An Educator's Guide to
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Checklist

Does this research finding apply to my classroom, school or district?
How do I determine if the research is designed to support these claims?
How is student achievement measured?
Summary

Summary

When you finish reading a study, step back and reflect upon what the researchers claim overall. Do the various components of the study -- the sample, the design, and the statistical analyses -- justify the conclusions? If you have questions, pursue them. Consult colleagues, the research office in your school or district, or members of professional associations to get their observations on the study's findings. Discuss the elements of the study and the applicability of the findings to your school or district. See whether anyone has anecdotal information about the program that may be consistent with the findings. Seek out other studies and evaluations of the program. A decision about the effectiveness of a technology program should never be based on the findings from a single study. Accumulate your evidence and make an informed decision.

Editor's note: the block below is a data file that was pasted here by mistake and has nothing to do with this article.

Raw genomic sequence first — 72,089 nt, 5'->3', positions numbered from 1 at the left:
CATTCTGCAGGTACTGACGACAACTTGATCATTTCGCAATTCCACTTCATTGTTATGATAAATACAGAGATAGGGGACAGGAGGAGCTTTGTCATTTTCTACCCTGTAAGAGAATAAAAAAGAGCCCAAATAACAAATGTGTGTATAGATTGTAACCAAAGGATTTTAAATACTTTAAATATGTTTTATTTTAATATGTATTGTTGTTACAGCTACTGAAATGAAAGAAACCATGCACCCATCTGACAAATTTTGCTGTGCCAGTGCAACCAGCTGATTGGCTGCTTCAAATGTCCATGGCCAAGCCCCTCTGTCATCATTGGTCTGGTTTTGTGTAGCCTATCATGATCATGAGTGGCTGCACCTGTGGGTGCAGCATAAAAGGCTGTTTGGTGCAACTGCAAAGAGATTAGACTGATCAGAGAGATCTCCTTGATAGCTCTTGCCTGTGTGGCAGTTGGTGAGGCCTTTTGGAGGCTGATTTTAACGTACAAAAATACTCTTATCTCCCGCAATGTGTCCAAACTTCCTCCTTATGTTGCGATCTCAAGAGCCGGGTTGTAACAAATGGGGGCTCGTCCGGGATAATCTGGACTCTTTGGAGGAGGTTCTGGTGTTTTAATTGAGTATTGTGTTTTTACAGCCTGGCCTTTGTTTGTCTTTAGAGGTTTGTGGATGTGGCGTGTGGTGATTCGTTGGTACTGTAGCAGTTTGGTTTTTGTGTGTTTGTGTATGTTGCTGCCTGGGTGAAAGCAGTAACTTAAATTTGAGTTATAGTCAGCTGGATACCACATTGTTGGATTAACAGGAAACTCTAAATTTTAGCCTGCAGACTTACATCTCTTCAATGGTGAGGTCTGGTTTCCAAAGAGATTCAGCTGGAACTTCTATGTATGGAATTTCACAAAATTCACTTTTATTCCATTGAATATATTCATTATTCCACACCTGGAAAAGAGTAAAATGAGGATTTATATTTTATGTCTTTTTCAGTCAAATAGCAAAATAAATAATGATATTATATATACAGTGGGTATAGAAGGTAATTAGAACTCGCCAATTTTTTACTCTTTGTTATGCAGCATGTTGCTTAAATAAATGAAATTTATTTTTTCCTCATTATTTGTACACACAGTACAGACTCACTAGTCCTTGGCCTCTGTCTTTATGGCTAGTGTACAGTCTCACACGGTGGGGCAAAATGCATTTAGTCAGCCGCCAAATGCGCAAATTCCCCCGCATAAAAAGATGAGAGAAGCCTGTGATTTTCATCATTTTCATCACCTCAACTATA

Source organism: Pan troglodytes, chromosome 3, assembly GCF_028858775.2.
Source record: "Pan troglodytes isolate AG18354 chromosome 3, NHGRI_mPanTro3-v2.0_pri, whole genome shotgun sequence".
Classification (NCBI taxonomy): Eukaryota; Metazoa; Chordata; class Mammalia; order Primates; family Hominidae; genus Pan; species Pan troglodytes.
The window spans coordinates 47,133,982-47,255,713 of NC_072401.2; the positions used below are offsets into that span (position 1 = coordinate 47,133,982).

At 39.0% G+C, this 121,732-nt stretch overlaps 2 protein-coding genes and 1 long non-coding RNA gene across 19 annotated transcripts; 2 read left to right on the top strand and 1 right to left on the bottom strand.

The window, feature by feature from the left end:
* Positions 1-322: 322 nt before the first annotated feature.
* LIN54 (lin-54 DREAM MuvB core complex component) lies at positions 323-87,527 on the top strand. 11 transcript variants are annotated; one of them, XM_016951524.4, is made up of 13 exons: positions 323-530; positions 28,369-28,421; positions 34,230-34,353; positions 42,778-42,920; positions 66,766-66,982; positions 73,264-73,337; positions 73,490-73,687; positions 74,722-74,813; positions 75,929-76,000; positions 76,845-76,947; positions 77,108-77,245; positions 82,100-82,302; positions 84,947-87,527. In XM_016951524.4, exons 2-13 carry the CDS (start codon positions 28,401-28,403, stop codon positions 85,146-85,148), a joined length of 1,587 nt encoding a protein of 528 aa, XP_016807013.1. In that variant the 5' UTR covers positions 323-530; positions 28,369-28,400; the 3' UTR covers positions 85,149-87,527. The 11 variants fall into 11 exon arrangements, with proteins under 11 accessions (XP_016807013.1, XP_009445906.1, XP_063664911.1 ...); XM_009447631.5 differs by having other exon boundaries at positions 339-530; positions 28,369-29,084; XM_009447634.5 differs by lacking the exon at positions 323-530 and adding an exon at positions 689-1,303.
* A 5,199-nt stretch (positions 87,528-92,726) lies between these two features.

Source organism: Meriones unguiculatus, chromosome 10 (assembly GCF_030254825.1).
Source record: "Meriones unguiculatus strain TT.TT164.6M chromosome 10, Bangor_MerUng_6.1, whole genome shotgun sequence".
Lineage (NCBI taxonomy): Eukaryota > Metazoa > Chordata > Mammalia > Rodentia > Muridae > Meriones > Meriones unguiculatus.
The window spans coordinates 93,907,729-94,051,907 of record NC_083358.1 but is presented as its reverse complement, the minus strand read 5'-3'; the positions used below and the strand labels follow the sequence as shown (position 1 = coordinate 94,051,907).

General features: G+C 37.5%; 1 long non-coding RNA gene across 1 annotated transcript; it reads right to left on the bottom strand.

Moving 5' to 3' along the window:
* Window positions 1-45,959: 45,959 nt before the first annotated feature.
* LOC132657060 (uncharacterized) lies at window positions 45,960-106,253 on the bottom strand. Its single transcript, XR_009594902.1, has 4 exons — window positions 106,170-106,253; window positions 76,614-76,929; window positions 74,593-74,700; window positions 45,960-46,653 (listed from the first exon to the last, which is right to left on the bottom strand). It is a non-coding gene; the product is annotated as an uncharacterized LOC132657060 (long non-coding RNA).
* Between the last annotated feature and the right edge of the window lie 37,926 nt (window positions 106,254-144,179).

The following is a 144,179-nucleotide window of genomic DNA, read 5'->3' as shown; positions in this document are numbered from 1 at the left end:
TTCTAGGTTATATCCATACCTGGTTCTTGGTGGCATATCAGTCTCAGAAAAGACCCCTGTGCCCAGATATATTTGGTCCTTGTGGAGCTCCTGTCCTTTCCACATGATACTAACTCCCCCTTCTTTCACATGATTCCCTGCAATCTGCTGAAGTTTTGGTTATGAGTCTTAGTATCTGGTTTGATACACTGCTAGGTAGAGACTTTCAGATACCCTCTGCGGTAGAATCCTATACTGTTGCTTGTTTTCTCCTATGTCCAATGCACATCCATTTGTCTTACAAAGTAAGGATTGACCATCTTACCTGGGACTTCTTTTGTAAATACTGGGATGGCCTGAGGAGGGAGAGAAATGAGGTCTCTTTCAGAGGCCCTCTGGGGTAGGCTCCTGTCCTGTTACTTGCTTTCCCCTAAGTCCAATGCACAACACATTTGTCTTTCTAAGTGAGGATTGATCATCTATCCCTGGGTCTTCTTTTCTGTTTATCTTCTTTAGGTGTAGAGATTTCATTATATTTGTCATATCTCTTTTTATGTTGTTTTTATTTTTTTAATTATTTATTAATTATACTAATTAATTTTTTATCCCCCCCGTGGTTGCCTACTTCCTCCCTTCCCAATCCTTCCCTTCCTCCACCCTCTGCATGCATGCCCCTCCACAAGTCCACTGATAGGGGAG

Download and print out the Buyer's Worksheet as a quick reference guide. The worksheet will help you collect the key information you will need when evaluating a software package.

Implementation Can Make All the Difference
Once you have selected and begun to use the software for instruction, monitor how it is being used and its effects (or lack of effects). Software doesn't improve achievement if it is not used. It may not increase (or may even reduce) test scores if its design and use are not aligned with broader curriculum and instruction in your school. Teacher expertise (including professional development in using the technology) is often associated with large differences in how effectively the technology use affects student learning.

For a useful guide on collecting and using data on performance to fine tune implementation and gain additional improvement see the Educator's Guide to Evaluating The Use of Technology in Schools and Classrooms.

For additional information on research design and basic statistics and measurement, go to Resources.



You should never base any decision about the effectiveness of educational technology on the results of just one study. You should make your decision only after collecting multiple pieces of evidence, including other studies that document the effectiveness of the program for schools and students like your own.

Please send comments and suggestions.

This site was created by the Center for Technology in Learning at SRI International under a task order from the Planning and Evaluation Service, U.S. Department of Education (DHHS Contract # 282-00-008-Task 3).



Last updated on: 11/04/02

 

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